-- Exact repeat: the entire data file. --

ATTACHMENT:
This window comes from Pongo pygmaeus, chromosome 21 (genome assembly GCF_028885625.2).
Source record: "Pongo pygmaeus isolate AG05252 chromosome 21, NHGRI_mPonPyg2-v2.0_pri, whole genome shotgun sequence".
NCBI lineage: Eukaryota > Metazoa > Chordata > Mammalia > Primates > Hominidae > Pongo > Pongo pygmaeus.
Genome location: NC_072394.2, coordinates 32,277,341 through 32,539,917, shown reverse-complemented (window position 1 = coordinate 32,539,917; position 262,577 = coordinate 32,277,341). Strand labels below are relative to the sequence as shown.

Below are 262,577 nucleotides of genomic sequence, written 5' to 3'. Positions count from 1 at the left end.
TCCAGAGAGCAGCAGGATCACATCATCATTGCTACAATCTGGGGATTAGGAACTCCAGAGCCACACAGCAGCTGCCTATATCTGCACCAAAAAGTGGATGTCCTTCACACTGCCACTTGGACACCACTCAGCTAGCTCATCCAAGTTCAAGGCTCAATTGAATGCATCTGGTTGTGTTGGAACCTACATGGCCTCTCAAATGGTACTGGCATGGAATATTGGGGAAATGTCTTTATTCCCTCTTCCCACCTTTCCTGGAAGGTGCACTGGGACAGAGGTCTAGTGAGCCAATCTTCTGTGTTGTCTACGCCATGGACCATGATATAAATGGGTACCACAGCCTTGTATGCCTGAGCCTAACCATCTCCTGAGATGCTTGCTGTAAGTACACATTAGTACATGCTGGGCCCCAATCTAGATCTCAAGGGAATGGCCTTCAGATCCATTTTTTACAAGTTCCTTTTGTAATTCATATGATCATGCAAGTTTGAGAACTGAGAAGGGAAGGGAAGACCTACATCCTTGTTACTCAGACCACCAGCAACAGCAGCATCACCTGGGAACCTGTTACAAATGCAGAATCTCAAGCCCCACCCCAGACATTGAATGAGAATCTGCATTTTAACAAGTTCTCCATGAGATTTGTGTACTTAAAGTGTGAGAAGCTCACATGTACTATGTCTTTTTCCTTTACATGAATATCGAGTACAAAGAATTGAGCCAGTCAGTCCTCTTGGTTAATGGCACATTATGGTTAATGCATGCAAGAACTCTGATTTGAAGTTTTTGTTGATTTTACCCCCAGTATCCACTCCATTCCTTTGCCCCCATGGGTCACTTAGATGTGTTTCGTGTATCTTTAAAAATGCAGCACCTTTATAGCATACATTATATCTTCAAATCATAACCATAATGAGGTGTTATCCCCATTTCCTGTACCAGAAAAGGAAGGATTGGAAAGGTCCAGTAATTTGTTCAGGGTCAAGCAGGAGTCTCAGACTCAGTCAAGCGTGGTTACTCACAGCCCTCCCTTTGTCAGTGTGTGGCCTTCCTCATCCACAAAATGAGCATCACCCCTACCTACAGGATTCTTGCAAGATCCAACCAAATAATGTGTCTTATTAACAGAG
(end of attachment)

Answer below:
This window comes from Pongo pygmaeus, chromosome 21 (genome assembly GCF_028885625.2).
Source record: "Pongo pygmaeus isolate AG05252 chromosome 21, NHGRI_mPonPyg2-v2.0_pri, whole genome shotgun sequence".
NCBI lineage: Eukaryota > Metazoa > Chordata > Mammalia > Primates > Hominidae > Pongo > Pongo pygmaeus.
Genome location: NC_072394.2, coordinates 32,277,341 through 32,539,917, shown reverse-complemented (window position 1 = coordinate 32,539,917; position 262,577 = coordinate 32,277,341). Strand labels below are relative to the sequence as shown.

Below are 262,577 nucleotides of genomic sequence, written 5' to 3'. Positions count from 1 at the left end.
TCCAGAGAGCAGCAGGATCACATCATCATTGCTACAATCTGGGGATTAGGAACTCCAGAGCCACACAGCAGCTGCCTATATCTGCACCAAAAAGTGGATGTCCTTCACACTGCCACTTGGACACCACTCAGCTAGCTCATCCAAGTTCAAGGCTCAATTGAATGCATCTGGTTGTGTTGGAACCTACATGGCCTCTCAAATGGTACTGGCATGGAATATTGGGGAAATGTCTTTATTCCCTCTTCCCACCTTTCCTGGAAGGTGCACTGGGACAGAGGTCTAGTGAGCCAATCTTCTGTGTTGTCTACGCCATGGACCATGATATAAATGGGTACCACAGCCTTGTATGCCTGAGCCTAACCATCTCCTGAGATGCTTGCTGTAAGTACACATTAGTACATGCTGGGCCCCAATCTAGATCTCAAGGGAATGGCCTTCAGATCCATTTTTTACAAGTTCCTTTTGTAATTCATATGATCATGCAAGTTTGAGAACTGAGAAGGGAAGGGAAGACCTACATCCTTGTTACTCAGACCACCAGCAACAGCAGCATCACCTGGGAACCTGTTACAAATGCAGAATCTCAAGCCCCACCCCAGACATTGAATGAGAATCTGCATTTTAACAAGTTCTCCATGAGATTTGTGTACTTAAAGTGTGAGAAGCTCACATGTACTATGTCTTTTTCCTTTACATGAATATCGAGTACAAAGAATTGAGCCAGTCAGTCCTCTTGGTTAATGGCACATTATGGTTAATGCATGCAAGAACTCTGATTTGAAGTTTTTGTTGATTTTACCCCCAGTATCCACTCCATTCCTTTGCCCCCATGGGTCACTTAGATGTGTTTCGTGTATCTTTAAAAATGCAGCACCTTTATAGCATACATTATATCTTCAAATCATAACCATAATGAGGTGTTATCCCCATTTCCTGTACCAGAAAAGGAAGGATTGGAAAGGTCCAGTAATTTGTTCAGGGTCAAGCAGGAGTCTCAGACTCAGTCAAGCGTGGTTACTCACAGCCCTCCCTTTGTCAGTGTGTGGCCTTCCTCATCCACAAAATGAGCATCACCCCTACCTACAGGATTCTTGCAAGATCCAACCAAATAATGTGTCTTATTAACAGAG